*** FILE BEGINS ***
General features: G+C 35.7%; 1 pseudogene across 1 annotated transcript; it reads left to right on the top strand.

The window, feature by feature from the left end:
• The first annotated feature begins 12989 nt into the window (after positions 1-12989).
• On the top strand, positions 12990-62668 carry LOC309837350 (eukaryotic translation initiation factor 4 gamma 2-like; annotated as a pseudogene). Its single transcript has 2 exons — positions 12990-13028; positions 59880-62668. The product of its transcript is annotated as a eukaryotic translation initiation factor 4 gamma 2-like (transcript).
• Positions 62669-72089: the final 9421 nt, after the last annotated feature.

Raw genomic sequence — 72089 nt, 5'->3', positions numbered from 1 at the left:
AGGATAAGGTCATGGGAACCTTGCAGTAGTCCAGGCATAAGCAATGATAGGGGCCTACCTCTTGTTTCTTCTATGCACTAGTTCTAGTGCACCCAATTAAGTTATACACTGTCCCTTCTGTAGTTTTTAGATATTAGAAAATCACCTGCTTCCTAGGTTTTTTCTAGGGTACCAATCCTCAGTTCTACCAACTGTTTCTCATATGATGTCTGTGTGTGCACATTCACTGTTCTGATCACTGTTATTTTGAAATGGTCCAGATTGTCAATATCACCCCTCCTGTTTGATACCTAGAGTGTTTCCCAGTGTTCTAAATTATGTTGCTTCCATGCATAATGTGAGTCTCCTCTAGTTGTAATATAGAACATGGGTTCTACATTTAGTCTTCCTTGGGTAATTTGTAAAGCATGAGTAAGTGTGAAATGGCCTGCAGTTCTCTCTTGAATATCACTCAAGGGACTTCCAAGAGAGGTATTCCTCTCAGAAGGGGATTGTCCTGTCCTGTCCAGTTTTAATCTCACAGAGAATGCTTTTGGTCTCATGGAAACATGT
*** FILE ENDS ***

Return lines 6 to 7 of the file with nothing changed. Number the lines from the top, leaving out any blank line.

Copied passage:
Raw genomic sequence — 72089 nt, 5'->3', positions numbered from 1 at the left:
AGGATAAGGTCATGGGAACCTTGCAGTAGTCCAGGCATAAGCAATGATAGGGGCCTACCTCTTGTTTCTTCTATGCACTAGTTCTAGTGCACCCAATTAAGTTATACACTGTCCCTTCTGTAGTTTTTAGATATTAGAAAATCACCTGCTTCCTAGGTTTTTTCTAGGGTACCAATCCTCAGTTCTACCAACTGTTTCTCATATGATGTCTGTGTGTGCACATTCACTGTTCTGATCACTGTTATTTTGAAATGGTCCAGATTGTCAATATCACCCCTCCTGTTTGATACCTAGAGTGTTTCCCAGTGTTCTAAATTATGTTGCTTCCATGCATAATGTGAGTCTCCTCTAGTTGTAATATAGAACATGGGTTCTACATTTAGTCTTCCTTGGGTAATTTGTAAAGCATGAGTAAGTGTGAAATGGCCTGCAGTTCTCTCTTGAATATCACTCAAGGGACTTCCAAGAGAGGTATTCCTCTCAGAAGGGGATTGTCCTGTCCTGTCCAGTTTTAATCTCACAGAGAATGCTTTTGGTCTCATGGAAACATGT